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Several First Nations Take Emergency Measures, Adapt to New Realities During Coronavirus Pandemic


As COVID-19 continues to rise and affect daily life, different First Nations have taken measures to try and stop the spread of the virus, some of which may have lasting economic consequences.

Since Wisconsin issued a “Safer at Home” order to encourage people to stay home, different Nations have been following suit to limit exposure to the virus. The Ho-Chunk Nation, among others, has cancelled or postponed upcoming events, closed down facilities to visitors and disbanded many departmental meetings. Nations such as Oneida have declared a public health emergency, prompting them to enact emergency measures.

“COVID-19 has prompted Oneida Nation to invoke several emergency measures throughout our tribal operations, from restrictions to closures,” Tehassi Hill, Oneida Nation’s chairman, said on a Facebook Livestream.

There are 11 federally recognized Nations in Wisconsin and at least four Nations have confirmed cases of the virus, including Oneida and Ho-Chunk. This has caused some Nations to ramp up social distancing measures in medical facilities to help prevent further spread. 

The Ho-Chunk Nation moved all clinical appointments to over the phone. Lac du Flambeau Tribe, Stockbridge-Munsee Community and Lac Courte Oreilles Nation are just a few of the Nations that have administered multiple tests, anticipating the arrival of the virus.

“We’re really lucky,” Marlon White Eagle, Ho-Chunk Nation president, said in an interview with Henry Sanders (below). “We have a health department and two clinics that we operate and they are really essential in keeping that overflow of people going directly to hospitals. They’ve been great and they rely a lot on grant funding.”

For the most part, different First Nation health departments state that they are tracking the virus and urge their members to follow national guidelines.

Though Nations are urging their members to stay home in compliance with the order, it has taken a toll on their economy, particularly with the gaming industry. Most Nations have, by now, closed their casinos which has hurt their economy and initiated mass layoffs. Ho-Chunk Gaming, in particular, furloughed almost 3,000 employees, 2,100 of them being gaming employees.

“We’re losing a lot of revenue every day we’re closed and I’m not sure how we can recoup some of that revenue,” White Eagle said. “I was able to offer some admin leave for the employees and we tried to bring them in to do some deep cleaning and now we’re just standing by waiting for the opportunity to open back up.”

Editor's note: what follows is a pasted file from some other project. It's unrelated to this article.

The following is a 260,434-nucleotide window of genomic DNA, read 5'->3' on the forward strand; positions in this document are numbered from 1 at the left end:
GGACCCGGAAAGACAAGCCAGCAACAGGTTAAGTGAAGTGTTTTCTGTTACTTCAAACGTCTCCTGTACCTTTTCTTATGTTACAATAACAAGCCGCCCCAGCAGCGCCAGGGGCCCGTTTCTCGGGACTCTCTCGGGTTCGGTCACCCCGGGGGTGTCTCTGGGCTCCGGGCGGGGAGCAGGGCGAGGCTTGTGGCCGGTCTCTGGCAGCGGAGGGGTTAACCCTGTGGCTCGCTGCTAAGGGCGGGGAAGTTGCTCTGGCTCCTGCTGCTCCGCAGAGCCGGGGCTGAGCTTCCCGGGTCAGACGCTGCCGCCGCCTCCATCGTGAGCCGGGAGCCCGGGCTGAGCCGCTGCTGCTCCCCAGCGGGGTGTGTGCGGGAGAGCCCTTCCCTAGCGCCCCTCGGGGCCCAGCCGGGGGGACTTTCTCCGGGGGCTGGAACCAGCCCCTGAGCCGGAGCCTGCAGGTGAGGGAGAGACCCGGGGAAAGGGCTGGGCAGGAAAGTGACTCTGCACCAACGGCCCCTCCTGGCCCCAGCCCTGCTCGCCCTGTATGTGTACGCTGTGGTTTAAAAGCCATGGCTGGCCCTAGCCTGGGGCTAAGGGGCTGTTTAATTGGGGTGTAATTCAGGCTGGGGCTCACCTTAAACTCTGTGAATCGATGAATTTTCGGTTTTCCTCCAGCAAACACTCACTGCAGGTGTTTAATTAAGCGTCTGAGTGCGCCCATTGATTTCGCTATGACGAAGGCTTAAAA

Ho-Chunk Nation closed their Madison Casino as early as March 17 and saw a spike at their ancillary casino site in Tomah because it was still open. Once there was a confirmed case in La Crosse County, Ho-Chunk then closed that site as well. All casinos will be closed until further notice. 

“Right now, I’m not sure if there’s any way we can recover the revenue loss.” White Eagle said. “We are preparing for our layoffs to be at least three months but it could stretch to six months. We’re also doing temporary leave and employees on layoff can maintain their health benefits and If we have to go to permanent layoffs we’ll have to decide that within a month. We remain optimistic.”

Oneida Nation’s workforce was placed in layoff status after they closed casinos on March 18. 

“It is public knowledge the Nation’s Gaming Facilities closed on March 18th and the Nation’s main source of income was immediately impacted,” a statement from the business committee said. “This reality has been openly communicated to the Nation’s employees; also communicated was the Nation’s commitment to pay employees for as long as financially possible.”

Ho-Chunk, Oneida and other Nations have been updating their sites frequently as new information becomes available. Additionally, many Nations have taken to social media for live streaming updates and engaging with their members.

For now, Nations continue to evaluate the situation and anticipate when they can reopen operations. Until then, the Nations are also looking at supplementary funds, including the recent $80 million fund for tribes, tribal organizations and urban Indian organizations from the Center for Disease Control and Prevention.

“There’s gonna be some money coming in to assist tribal governments,” White Eagle said. “We still haven’t heard how we’re going to get that or apply for that aid but we’ll definitely put our name in the hat for any of that funding to come back in.”